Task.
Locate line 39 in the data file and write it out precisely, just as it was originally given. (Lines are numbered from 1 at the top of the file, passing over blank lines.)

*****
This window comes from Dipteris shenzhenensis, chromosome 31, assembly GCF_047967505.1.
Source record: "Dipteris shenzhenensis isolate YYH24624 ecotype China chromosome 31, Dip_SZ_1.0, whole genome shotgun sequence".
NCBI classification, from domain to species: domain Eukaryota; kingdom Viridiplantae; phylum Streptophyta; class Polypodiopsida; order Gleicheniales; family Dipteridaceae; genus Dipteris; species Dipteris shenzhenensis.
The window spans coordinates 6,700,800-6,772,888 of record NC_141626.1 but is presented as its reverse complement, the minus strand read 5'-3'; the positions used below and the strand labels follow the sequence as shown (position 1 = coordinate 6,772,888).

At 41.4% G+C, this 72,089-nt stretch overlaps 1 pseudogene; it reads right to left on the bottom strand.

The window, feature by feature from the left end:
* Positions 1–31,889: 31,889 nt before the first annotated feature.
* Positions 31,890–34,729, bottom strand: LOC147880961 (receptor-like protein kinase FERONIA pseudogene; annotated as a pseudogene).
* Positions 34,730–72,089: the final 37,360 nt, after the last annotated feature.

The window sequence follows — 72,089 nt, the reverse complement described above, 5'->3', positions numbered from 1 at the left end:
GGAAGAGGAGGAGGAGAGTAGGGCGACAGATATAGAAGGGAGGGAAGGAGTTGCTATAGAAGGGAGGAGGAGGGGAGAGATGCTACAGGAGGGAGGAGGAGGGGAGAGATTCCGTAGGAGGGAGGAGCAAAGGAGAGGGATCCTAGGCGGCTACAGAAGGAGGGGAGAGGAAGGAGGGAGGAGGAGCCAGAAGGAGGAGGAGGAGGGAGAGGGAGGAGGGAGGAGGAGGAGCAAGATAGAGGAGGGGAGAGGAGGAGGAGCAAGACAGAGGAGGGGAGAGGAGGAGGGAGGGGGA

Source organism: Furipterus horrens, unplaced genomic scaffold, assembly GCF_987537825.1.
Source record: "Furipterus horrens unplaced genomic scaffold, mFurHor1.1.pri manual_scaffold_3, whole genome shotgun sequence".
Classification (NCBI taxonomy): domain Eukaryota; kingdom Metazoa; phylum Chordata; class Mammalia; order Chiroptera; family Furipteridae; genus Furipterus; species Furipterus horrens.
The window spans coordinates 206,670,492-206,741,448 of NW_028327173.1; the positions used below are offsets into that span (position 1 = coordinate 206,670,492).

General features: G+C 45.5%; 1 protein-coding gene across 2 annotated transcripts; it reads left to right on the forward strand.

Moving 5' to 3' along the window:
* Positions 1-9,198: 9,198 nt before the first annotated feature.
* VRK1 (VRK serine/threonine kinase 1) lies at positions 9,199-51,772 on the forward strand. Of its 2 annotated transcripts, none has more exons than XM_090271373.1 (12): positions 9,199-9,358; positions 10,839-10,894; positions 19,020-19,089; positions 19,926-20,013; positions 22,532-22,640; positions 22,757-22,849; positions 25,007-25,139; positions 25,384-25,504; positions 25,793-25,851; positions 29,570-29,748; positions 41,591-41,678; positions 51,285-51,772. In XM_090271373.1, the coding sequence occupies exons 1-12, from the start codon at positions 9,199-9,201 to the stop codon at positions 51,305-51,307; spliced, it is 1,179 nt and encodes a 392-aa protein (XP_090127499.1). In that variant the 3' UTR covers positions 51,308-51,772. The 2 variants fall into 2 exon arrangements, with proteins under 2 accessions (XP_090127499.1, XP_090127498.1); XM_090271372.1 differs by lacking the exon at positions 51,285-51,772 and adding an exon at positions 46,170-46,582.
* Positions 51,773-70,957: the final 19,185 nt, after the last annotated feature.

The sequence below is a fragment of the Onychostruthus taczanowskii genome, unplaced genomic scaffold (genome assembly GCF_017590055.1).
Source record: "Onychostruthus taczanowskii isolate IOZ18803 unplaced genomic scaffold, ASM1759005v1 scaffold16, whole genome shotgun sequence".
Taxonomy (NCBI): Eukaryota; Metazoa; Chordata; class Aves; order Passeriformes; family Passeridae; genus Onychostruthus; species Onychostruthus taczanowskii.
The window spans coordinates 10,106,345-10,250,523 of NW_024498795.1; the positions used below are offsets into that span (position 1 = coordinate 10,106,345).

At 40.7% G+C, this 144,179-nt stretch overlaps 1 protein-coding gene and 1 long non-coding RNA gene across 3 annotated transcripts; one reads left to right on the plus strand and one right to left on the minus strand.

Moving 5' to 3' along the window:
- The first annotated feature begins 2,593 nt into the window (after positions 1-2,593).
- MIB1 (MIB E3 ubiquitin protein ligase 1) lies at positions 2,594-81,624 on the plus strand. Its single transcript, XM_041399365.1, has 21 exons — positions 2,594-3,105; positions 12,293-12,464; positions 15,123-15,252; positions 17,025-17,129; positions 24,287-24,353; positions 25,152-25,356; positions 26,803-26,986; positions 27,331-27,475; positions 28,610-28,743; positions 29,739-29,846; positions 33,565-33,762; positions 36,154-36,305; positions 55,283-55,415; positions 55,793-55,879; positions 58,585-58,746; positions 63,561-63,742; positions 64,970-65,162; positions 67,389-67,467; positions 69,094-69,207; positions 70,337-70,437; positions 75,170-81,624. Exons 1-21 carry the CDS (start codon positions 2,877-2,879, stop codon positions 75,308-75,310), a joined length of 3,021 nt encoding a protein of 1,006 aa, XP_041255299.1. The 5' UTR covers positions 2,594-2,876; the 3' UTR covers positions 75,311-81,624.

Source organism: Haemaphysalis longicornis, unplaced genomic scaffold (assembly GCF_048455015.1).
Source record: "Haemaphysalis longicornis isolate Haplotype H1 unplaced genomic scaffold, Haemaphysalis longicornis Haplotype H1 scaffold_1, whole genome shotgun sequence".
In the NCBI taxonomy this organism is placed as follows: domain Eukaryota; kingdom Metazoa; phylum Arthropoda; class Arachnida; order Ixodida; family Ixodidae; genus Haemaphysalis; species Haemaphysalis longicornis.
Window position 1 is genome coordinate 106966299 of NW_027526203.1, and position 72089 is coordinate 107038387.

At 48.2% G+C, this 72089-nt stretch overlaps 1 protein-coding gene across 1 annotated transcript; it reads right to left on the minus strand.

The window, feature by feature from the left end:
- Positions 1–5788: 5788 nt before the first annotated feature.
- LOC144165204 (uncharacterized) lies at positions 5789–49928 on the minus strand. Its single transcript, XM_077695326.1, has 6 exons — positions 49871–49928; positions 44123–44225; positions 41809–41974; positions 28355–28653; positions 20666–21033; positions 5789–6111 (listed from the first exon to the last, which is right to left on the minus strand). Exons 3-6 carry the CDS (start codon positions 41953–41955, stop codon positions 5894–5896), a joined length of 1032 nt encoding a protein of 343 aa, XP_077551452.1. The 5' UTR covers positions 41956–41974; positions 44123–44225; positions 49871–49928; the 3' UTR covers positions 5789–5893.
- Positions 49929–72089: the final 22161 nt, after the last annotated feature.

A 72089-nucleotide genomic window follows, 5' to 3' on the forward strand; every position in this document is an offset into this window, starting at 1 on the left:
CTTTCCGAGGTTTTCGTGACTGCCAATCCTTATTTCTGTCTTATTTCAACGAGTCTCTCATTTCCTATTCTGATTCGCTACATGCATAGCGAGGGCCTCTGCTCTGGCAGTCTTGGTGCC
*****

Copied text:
CTTTCCGAGGTTTTCGTGACTGCCAATCCTTATTTCTGTCTTATTTCAACGAGTCTCTCATTTCCTATTCTGATTCGCTACATGCATAGCGAGGGCCTCTGCTCTGGCAGTCTTGGTGCC